FHP reported in a news release that a 56 year old female from Navarre, was traveling east in the inside lane on U.S. 98 in a 1997 Chevrolet Cavalier at 12:50 a.m. when the front left of her vehicle crashed into the front of a 2011 Honda Pilot driven by a 29-year-old female from Gulf Breeze. The Pilot was traveling west in the inside lane on the roadway. They say the Cavalier’s front driver hit the pilot’s front end, sending both vehicles spinning and coming to a final rest in the westbound lane of U.S. 98. The accident left the driver of the Cavalier dead, and the driver of the Pilot, along with her toddler, hospitalized in serious condition.
Our thoughts and prayers are with the family of the deceased and we pray for a speedy recovery for the mother and child who were in the Pilot.
A head-on collision means that two vehicles crash into each other, front-ends first. Head-on collisions are not very common, but often result in fatalities and/or serious injuries. In rural areas, this type of crashes make up 13 percent of all fatal crashes.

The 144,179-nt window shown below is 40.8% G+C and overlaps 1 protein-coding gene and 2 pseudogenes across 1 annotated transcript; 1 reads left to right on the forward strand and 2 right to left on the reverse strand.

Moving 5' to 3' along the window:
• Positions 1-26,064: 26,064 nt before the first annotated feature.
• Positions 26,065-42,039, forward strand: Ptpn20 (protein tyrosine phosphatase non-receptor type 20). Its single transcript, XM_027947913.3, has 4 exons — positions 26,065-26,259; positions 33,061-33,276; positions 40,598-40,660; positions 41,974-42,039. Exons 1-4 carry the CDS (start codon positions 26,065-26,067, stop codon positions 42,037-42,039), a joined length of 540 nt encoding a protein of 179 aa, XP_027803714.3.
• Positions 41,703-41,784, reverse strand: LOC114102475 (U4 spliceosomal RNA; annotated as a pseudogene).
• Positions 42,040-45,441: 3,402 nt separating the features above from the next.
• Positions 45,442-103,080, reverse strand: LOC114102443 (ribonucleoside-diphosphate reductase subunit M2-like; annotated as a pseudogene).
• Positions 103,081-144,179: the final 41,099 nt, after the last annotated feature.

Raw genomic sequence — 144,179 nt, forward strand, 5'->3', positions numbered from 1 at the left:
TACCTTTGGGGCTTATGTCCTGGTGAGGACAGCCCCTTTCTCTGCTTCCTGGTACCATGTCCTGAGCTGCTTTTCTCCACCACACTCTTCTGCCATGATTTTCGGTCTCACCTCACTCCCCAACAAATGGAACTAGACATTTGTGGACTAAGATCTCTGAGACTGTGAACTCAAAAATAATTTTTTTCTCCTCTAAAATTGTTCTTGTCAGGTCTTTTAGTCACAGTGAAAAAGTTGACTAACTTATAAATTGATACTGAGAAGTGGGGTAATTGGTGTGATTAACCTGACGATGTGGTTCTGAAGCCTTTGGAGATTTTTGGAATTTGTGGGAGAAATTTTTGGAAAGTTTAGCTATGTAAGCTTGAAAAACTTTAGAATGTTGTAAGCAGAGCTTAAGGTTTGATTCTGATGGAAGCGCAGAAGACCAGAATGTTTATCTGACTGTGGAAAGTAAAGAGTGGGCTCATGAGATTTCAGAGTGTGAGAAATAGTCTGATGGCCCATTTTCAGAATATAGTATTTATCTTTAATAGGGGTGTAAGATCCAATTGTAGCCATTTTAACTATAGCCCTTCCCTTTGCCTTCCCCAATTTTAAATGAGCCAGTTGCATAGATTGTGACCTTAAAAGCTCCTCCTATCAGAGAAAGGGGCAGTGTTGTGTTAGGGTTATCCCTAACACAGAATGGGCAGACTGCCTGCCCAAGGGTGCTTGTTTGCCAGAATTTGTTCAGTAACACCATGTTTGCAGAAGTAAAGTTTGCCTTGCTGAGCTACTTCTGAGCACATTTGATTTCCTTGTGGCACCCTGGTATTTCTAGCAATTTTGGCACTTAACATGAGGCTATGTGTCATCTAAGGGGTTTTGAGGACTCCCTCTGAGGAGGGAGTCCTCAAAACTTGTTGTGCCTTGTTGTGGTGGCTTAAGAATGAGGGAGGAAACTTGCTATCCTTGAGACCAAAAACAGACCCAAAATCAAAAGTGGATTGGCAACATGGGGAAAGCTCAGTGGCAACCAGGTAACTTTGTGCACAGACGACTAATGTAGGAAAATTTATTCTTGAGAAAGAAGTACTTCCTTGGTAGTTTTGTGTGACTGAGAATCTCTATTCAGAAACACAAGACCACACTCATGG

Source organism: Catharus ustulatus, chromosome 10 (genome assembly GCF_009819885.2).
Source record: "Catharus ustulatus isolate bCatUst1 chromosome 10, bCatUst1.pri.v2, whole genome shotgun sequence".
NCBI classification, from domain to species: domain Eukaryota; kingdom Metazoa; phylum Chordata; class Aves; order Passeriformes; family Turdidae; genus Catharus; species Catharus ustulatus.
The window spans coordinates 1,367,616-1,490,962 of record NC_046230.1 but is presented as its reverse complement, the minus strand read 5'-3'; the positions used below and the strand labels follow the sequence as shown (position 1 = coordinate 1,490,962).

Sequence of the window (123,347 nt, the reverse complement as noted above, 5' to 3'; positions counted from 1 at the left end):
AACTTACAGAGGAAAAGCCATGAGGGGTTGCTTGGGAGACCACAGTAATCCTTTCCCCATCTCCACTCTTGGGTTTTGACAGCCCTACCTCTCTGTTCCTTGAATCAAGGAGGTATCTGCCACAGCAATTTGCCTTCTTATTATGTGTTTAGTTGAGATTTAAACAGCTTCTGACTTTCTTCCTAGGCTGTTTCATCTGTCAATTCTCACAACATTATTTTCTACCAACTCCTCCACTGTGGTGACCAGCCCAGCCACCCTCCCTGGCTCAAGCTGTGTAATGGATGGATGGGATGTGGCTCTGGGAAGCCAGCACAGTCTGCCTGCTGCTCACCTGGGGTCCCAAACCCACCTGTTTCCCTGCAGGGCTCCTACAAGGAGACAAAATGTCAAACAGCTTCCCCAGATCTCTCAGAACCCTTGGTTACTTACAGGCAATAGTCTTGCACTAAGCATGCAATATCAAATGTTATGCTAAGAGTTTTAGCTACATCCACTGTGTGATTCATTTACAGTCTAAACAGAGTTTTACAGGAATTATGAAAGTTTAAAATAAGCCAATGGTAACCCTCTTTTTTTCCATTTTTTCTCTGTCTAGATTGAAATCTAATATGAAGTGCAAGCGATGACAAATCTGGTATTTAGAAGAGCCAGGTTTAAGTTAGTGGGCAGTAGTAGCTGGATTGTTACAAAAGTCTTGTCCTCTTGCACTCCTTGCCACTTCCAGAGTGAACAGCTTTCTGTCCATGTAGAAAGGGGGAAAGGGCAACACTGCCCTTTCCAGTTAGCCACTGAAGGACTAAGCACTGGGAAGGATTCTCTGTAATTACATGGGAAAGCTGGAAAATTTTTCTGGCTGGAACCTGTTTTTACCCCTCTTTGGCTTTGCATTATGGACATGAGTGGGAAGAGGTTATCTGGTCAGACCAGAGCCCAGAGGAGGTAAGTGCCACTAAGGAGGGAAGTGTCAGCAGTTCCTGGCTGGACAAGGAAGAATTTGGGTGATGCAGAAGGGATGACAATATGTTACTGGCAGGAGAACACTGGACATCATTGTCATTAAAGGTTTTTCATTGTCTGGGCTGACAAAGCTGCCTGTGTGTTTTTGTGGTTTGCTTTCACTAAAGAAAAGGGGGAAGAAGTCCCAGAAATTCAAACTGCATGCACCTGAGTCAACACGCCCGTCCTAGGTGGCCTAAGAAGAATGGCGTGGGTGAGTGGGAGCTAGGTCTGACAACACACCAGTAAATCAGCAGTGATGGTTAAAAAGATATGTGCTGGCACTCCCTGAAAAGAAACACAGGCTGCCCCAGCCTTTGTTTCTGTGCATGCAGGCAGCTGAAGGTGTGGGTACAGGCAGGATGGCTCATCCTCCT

Head-on collisions happen when the driver of a vehicle crosses the center line and another driver is approaching from the other direction. They also happen when a driver enters and drives the wrong way on a highway off-ramp, or enters a divided highway on the wrong side of the divider.
Head-on crashes on freeways and Interstates have increased in recent years and are often caused by drivers traveling or turning the wrong way.
You should always pay close attention to pavement markings. The color of center lines and edge lines tells you if you are driving in the right direction or not. The Do Not Enter and Wrong Way sign will also alert you when you enter a road against traffic.
If you or a loved one has been injured or died as a result of a head-on crash, you can get experienced help at Brannon & Brannon. Contact us for a free consultation at (850)659-2252 or through our website at brannoncanhelp.com.